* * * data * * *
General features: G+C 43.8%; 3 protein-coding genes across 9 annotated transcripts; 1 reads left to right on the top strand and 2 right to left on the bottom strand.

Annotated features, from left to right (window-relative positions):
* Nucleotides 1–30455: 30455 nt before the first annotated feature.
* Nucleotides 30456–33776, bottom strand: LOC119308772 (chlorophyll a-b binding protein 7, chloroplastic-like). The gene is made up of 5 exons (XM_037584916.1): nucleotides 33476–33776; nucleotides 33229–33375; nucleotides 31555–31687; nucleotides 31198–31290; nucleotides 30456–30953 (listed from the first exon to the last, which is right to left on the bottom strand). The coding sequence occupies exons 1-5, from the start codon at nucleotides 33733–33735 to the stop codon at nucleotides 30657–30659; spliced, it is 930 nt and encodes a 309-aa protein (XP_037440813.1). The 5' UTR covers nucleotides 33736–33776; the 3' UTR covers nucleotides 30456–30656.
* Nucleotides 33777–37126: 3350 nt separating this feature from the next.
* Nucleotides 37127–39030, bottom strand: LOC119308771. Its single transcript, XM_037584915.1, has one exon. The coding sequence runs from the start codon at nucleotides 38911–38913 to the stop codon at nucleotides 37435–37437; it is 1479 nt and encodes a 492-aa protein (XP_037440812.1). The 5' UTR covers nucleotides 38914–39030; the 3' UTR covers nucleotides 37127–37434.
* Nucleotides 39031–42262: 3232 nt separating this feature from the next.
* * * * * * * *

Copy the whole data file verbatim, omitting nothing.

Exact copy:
General features: G+C 43.8%; 3 protein-coding genes across 9 annotated transcripts; 1 reads left to right on the top strand and 2 right to left on the bottom strand.

Annotated features, from left to right (window-relative positions):
* Nucleotides 1–30455: 30455 nt before the first annotated feature.
* Nucleotides 30456–33776, bottom strand: LOC119308772 (chlorophyll a-b binding protein 7, chloroplastic-like). The gene is made up of 5 exons (XM_037584916.1): nucleotides 33476–33776; nucleotides 33229–33375; nucleotides 31555–31687; nucleotides 31198–31290; nucleotides 30456–30953 (listed from the first exon to the last, which is right to left on the bottom strand). The coding sequence occupies exons 1-5, from the start codon at nucleotides 33733–33735 to the stop codon at nucleotides 30657–30659; spliced, it is 930 nt and encodes a 309-aa protein (XP_037440813.1). The 5' UTR covers nucleotides 33736–33776; the 3' UTR covers nucleotides 30456–30656.
* Nucleotides 33777–37126: 3350 nt separating this feature from the next.
* Nucleotides 37127–39030, bottom strand: LOC119308771. Its single transcript, XM_037584915.1, has one exon. The coding sequence runs from the start codon at nucleotides 38911–38913 to the stop codon at nucleotides 37435–37437; it is 1479 nt and encodes a 492-aa protein (XP_037440812.1). The 5' UTR covers nucleotides 38914–39030; the 3' UTR covers nucleotides 37127–37434.
* Nucleotides 39031–42262: 3232 nt separating this feature from the next.